The battle for ideas

7 Jun

ScalesChris Taylor, writing in Behind the Spin (not yet online), proposes a simple and powerful new definition of public relations:

‘PR is the discipline that works to align what others think of you with what you think of yourself and seeks to elevate both.’

We both teach the subject (Chris is programme leader for public relations at Lincoln University) and see the virtue of a simple, memorable metaphor for teaching purposes. I think it also serves to elevate the significance of internal communications in the equation.

What no definition can or should do is say how the PR practitioner sets about achieving this balancing act. This is more than a question of tools: it’s about ethos. While the marketer works with products and brands, I view the PR practitioner as engaged in a battle for ideas. How to establish company X as the best place to work in its sector; how to make campaign Y succeed; how to ensure company Z remains trusted. Where there are ideas, there are abstractions, and this is what makes public relations challenging to teach (and, sometimes, difficult to learn).

3 Responses to “The battle for ideas”

  1. Richard Bailey 07/06/2006 at 11:39 am #

    Note this list (via Corporate Engagement http://trevorcook.typepad.com/weblog/2006/06/how_we_see_ours.html) of the traits of the successful practitioner:
    ‘Good written and oral communication. Good research and analytical skills. Ability to see things from the other perspective. Knowing what’s newsworthy. Public relations experiences, particularly in stakeholder consultation and issues management. Ability to understand context and environment. Applying logic and sophisticated analysis to complex situations. Lateral and strategic thinking. Providing a strategic perspective to management. Providing advice to produce business results and further the corporate mission. Having the confidence to make decisions under pressure.’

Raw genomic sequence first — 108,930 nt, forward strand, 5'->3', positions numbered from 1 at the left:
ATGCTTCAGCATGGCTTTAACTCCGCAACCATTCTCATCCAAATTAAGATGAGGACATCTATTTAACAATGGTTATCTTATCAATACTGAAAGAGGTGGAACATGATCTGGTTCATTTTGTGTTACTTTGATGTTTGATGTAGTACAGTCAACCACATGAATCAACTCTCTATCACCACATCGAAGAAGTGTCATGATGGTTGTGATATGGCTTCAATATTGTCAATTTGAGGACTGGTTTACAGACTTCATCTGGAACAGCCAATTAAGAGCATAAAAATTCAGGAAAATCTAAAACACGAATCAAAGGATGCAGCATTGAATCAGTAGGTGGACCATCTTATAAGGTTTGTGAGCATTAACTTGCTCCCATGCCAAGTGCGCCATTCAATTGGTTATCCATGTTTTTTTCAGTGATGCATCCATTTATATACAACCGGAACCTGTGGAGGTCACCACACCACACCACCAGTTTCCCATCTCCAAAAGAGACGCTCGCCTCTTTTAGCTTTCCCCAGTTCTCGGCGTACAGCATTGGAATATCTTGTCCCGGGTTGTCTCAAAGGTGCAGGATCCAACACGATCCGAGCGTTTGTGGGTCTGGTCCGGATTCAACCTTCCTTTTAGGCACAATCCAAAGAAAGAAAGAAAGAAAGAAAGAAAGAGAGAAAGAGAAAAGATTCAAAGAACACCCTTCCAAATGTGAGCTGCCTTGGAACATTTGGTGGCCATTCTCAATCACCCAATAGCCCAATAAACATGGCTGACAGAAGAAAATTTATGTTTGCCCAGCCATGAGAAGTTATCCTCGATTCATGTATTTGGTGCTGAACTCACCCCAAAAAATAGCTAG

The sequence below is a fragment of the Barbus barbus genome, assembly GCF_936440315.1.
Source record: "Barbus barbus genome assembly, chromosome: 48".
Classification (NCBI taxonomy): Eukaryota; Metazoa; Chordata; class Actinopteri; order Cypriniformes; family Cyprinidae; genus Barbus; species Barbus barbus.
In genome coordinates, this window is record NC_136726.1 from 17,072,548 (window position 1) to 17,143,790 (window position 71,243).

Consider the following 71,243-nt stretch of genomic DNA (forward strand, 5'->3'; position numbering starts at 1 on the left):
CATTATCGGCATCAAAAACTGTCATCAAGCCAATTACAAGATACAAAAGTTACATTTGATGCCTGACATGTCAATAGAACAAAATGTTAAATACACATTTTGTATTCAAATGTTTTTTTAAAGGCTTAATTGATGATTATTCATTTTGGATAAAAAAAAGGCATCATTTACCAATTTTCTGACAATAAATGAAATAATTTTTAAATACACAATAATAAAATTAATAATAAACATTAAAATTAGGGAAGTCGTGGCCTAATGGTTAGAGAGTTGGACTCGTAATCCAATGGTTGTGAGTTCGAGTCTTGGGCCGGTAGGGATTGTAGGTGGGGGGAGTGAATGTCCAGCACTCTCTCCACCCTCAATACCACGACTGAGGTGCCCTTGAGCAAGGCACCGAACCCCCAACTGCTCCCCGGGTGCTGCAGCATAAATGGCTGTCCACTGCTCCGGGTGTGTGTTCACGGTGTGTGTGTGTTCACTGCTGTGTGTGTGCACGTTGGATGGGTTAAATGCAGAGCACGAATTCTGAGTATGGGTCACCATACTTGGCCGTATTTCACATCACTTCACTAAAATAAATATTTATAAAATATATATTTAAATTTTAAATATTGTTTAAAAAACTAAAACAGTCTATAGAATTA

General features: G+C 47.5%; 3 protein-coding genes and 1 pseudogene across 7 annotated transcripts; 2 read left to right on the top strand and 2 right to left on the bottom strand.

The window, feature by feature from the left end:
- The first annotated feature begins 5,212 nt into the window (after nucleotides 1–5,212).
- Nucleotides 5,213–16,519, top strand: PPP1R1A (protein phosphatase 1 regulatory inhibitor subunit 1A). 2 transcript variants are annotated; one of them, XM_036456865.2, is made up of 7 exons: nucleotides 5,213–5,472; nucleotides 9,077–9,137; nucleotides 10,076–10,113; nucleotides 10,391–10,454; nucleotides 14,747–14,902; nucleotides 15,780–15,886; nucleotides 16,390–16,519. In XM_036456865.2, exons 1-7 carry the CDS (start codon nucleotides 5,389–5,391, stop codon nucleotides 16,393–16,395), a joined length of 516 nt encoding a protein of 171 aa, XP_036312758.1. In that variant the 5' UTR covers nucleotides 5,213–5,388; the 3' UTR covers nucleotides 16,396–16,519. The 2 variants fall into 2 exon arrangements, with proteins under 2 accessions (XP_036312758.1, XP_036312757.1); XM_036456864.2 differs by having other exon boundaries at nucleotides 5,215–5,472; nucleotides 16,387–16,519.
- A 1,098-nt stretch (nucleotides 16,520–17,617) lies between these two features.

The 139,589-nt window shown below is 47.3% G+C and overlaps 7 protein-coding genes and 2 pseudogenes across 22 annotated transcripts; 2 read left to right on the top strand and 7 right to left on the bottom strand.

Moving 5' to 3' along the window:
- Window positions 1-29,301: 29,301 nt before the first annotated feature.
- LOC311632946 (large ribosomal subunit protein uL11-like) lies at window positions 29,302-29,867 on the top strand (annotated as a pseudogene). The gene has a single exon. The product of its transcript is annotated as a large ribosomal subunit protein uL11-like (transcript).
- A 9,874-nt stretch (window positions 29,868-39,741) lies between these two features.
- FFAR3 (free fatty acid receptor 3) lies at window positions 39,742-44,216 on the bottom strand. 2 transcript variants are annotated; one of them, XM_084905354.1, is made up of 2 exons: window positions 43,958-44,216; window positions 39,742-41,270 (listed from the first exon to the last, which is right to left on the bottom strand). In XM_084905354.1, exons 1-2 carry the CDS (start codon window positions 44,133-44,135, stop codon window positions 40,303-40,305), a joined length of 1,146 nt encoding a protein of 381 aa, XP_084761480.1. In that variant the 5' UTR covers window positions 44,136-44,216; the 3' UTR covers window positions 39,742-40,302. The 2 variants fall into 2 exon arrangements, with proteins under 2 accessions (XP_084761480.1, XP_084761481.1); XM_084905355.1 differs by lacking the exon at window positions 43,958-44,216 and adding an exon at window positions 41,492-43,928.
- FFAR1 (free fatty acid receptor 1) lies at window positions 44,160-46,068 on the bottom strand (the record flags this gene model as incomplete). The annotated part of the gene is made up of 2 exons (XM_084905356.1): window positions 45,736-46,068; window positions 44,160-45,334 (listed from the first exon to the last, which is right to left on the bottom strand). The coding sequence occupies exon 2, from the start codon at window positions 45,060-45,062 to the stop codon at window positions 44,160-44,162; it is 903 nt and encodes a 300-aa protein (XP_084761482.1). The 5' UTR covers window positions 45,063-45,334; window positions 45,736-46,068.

2. Iulia Mihailescu 07/06/2006 at 10:46 pm #

    I liked very much the observation about the need of the methafor, and the lack of the substance in the definition (at least that’s how I saw it).
    Still, I wouldn’t insist so much on the role of the ideas (it makes it sound too philosophical), but rather on the importance of strategy.
    If marketing is a war, than PR should be the strategic thinking behind it.

  3. David Phillips 08/06/2006 at 4:23 pm #

    Perhaps ‘elevate’ invites too great an aspiration. I believe that we seek convergence which has sociological, psychological and neuro-psychological underpinning. It also works for most domains of PR practice including relationship management.

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